CSS-only Text Gradients


The things you can do with CSS these days are amazing. I was inspired by the beautiful Jekyll logo and set out to see if I could do something similar using only CSS.

This is the look I was going for:

Jekyll Logo

I was excited to find on my first Google attempt a succinct post by the awesome Chris Coyier and I had achieved the desired effect in minutes. I thought it would be nice for a new project I’m working on called Scribbli.

Here is the complete Sass code:

$yellow: hsl(52, 80%, 53%)
h1
  color: $yellow// Fallback
  background: -webkit-linear-gradient(lighten($yellow, 20%), $yellow)
  -webkit-background-clip: text
  -webkit-text-fill-color: transparent
  text-shadow: 0 1px 1px hsla(0, 0%, 0%, 0.15)

And this is the end result for Webkit browsers (Chrome, Safari, Opera):

End Result

Breakdown

I thought we could take a closer look at what is going on here. First, let’s take a look at the fallback for non-Webkit browsers:

$yellow: hsl(52, 80%, 53%)
h1
  color: $yellow// Fallback

This gives us a simple text color with no effect. Not as cool as the detail we get with the gradient and the shadow, but good enough for a fallback.

Fallback

The trick is in this next part. We set a background gradient on the entire h1 element, but we restrict the visibility of the gradient to the form of the text! We also need to make the text transparent so that the gradient isn’t hidden by the flat yellow fallback we set earlier.

$yellow: hsl(52, 80%, 53%)
h1
  color: $yellow// Fallback
  background: -webkit-linear-gradient(lighten($yellow, 20%), $yellow)
  -webkit-background-clip: text
  -webkit-text-fill-color: transparent

Note that we can use some nifty Sass functions to calculate the color stops for the gradient with minimal effort. Also note that for the background gradient, we are only using the -webkit- prefix and omitting the prefixes for the other browsers. This is because the text-fill-color is only currently supported in Webkit and we don’t want the background gradient there if the rest of it doesn’t work.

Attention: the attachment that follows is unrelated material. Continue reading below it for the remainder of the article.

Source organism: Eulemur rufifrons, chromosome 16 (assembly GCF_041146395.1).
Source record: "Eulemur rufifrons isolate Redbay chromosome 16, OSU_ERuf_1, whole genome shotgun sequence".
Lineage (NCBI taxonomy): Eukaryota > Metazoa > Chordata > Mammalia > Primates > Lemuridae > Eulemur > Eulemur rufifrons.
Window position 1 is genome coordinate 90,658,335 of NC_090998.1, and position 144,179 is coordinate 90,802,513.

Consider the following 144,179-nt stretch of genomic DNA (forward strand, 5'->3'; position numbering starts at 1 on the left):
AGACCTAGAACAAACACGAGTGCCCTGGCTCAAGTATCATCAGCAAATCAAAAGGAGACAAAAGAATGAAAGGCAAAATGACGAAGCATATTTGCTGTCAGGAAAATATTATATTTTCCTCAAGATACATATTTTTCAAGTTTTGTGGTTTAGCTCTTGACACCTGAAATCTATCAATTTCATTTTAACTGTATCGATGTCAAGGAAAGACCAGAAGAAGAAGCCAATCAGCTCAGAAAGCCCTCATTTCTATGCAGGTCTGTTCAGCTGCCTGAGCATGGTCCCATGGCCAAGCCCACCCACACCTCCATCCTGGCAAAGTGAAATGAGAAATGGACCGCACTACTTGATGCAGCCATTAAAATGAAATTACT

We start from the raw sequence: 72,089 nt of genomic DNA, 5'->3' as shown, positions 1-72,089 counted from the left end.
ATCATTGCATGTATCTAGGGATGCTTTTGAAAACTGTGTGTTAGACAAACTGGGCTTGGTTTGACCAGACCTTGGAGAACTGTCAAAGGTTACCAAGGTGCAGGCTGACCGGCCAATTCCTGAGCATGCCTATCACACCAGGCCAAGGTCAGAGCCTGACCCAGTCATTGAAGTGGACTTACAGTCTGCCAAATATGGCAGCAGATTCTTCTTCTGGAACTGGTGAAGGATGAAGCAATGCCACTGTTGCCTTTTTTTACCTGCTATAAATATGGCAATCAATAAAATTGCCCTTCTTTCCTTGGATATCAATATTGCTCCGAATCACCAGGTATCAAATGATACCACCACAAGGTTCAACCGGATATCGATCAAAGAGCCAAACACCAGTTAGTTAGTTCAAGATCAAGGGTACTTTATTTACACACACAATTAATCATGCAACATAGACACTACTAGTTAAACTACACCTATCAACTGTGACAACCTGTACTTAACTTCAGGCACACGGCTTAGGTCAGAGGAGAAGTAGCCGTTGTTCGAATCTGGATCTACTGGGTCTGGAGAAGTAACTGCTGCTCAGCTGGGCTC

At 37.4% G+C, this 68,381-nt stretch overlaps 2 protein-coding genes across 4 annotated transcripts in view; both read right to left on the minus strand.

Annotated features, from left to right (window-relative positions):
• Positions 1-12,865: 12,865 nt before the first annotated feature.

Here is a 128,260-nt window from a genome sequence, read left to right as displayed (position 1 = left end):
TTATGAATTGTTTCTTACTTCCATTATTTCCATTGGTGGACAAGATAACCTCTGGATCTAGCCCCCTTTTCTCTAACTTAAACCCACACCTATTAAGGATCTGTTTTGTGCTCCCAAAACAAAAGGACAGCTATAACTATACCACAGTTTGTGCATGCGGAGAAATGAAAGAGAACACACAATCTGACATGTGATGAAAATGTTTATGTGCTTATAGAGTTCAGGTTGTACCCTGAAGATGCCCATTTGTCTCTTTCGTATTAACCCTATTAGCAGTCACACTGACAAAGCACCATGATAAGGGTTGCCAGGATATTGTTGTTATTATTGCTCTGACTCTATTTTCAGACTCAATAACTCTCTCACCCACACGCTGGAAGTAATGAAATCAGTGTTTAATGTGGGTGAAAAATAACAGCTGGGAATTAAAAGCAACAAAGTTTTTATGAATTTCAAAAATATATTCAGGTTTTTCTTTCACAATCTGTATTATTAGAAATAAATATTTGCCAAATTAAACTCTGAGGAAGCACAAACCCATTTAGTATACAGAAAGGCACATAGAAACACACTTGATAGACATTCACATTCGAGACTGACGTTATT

Clipped Gradient Background

Cool. We’re almost there. Last thing to do is to add a little shadow to give the text some depth. Adding a text shadow to transparent text is different than the usual text shadow effect, because you can see the entire shadow under the text. For example: this is what the shadow looks like if we remove the background clipping mask:

Transparent Text Shadow

Anyway, putting it all together again:

$yellow: hsl(52, 80%, 53%)
h1
  color: $yellow// Fallback
  background: -webkit-linear-gradient(lighten($yellow, 20%), $yellow)
  -webkit-background-clip: text
  -webkit-text-fill-color: transparent
  text-shadow: 0 1px 1px hsla(0, 0%, 0%, 0.15)

Even though the shadow drastically affects the apparent colors of the text since it is fully visible, it actually gives a nice embossed effect with the slight vertical offset. Once again, here is a screenshot of the final result; fully selectable, SEO-friendly text!

End Result

Additional Resources

Here is related and more in-depth article from Chris Coyier.


CSS-only Text Gradients http://mjswensen.com/blog/2013/10/07/css-only-text-gradients/ #css #web-design via @mjswensen